Christian Science Monitor reports in Resource overdraft: Planet Earth crosses into ecological red:

Thursday marked Earth Overshoot Day – the day when the world’s population officially exhausts all the natural resources the Earth can generate in a single year, as defined by the sustainability think tank, Global Footprint Network.

Overshoot depletes the Earth of its natural capital and catalyzes a buildup of carbon dioxide in the atmosphere, environmentalists say.

That buildup drastically harms the environment through deforestation, drought, fresh-water scarcity, soil erosion, and biodiversity loss, according to GFN.

All of these degenerative conditions lead to excessive ecological spending, and Overshoot Day serves as a reminder that the global population needs to implement greener solutions before natural resources drop to dangerous levels.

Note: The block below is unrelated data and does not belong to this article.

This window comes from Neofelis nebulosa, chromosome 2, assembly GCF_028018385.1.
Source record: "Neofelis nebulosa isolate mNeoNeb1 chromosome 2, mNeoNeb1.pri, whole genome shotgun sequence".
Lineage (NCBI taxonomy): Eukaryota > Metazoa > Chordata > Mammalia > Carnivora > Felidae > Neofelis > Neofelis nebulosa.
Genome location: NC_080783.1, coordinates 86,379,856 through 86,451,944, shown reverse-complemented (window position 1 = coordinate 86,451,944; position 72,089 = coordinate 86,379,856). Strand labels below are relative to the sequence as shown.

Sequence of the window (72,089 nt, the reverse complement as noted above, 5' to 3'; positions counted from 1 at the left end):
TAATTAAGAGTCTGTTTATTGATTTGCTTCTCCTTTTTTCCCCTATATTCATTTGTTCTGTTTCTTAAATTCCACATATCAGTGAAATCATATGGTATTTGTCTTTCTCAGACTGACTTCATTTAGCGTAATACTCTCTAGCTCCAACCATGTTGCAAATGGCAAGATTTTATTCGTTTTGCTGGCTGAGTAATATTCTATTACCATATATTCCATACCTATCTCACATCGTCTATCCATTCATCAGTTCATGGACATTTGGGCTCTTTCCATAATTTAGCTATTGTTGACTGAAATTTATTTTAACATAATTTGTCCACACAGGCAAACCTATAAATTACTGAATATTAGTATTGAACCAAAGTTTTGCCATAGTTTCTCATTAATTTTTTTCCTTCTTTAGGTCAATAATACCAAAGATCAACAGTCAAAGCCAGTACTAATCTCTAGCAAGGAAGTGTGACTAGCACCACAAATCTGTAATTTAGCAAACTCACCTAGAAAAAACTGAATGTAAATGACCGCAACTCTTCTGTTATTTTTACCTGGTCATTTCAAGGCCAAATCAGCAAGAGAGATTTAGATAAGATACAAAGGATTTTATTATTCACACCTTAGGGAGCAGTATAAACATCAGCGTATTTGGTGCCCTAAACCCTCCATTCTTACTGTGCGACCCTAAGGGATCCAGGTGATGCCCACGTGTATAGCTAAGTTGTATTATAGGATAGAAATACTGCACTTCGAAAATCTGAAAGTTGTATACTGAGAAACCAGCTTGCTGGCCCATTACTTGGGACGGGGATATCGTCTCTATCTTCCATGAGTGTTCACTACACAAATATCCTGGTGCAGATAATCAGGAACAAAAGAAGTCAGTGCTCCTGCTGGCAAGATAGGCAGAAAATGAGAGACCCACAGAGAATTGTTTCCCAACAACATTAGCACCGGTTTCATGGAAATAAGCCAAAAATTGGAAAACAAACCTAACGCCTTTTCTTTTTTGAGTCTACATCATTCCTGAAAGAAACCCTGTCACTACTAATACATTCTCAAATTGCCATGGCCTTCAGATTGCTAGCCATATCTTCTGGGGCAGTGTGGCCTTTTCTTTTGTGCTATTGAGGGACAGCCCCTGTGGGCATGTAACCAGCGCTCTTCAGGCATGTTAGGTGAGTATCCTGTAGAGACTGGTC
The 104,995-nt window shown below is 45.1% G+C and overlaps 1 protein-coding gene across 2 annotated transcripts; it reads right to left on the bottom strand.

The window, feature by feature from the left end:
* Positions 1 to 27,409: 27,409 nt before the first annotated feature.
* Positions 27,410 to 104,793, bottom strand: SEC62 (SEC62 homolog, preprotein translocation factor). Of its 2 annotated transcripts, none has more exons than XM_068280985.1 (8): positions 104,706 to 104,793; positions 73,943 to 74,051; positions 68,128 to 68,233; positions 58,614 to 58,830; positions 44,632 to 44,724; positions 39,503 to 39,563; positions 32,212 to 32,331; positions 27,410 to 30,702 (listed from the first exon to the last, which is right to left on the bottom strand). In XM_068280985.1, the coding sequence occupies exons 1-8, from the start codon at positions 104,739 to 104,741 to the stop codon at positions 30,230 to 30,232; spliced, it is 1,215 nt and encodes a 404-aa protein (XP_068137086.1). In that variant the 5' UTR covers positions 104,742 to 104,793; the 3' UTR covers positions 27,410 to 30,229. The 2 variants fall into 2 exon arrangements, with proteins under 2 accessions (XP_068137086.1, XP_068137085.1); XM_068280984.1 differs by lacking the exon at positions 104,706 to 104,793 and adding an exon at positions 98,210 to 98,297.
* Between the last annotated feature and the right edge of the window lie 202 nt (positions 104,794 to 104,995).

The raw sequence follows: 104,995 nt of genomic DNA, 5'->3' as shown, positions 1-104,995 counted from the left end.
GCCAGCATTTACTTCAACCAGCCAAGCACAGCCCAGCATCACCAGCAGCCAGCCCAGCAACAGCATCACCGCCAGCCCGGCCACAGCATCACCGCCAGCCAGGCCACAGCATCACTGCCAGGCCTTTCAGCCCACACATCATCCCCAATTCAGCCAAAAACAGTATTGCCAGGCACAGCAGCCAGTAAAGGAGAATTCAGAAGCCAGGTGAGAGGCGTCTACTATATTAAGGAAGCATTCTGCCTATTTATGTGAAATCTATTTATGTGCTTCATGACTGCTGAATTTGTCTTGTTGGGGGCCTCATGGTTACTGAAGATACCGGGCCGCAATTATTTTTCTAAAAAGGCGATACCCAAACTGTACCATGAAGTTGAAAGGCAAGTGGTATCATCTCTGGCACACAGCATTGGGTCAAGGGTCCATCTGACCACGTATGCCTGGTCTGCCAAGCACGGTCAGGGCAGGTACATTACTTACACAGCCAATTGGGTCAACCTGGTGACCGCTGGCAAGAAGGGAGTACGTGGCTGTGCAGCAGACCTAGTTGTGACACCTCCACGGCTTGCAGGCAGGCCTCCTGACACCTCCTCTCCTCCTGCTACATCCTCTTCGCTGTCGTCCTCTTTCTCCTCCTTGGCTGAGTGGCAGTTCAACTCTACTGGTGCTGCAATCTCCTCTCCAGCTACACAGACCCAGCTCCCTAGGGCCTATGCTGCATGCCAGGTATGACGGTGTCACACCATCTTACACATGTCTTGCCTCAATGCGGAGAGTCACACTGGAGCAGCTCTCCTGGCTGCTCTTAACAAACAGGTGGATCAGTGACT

The UN provided the first reliable statistics on the matter in 1961. Since then, humanity’s demand for resources has quickly exceeded the amount nature could provide, with the planet reaching global overshoot in the early 1970s.

In 2000, Earth Overshoot Day landed in October. It’s occurrence in August this year reflects the rapidly expanding demands placed on the planet’s natural resources.

Of course you can argue about the calculations. But it’s harder to argue about the likelihood that humans use more resources than we generate or that Earth can replace naturally.

We continue to consume more per capita and that looks like getting worse as third world countries improve standfards of living. This cetiry there have been and will continue to be big changes in consumptiom i heavily populated countries like China and India.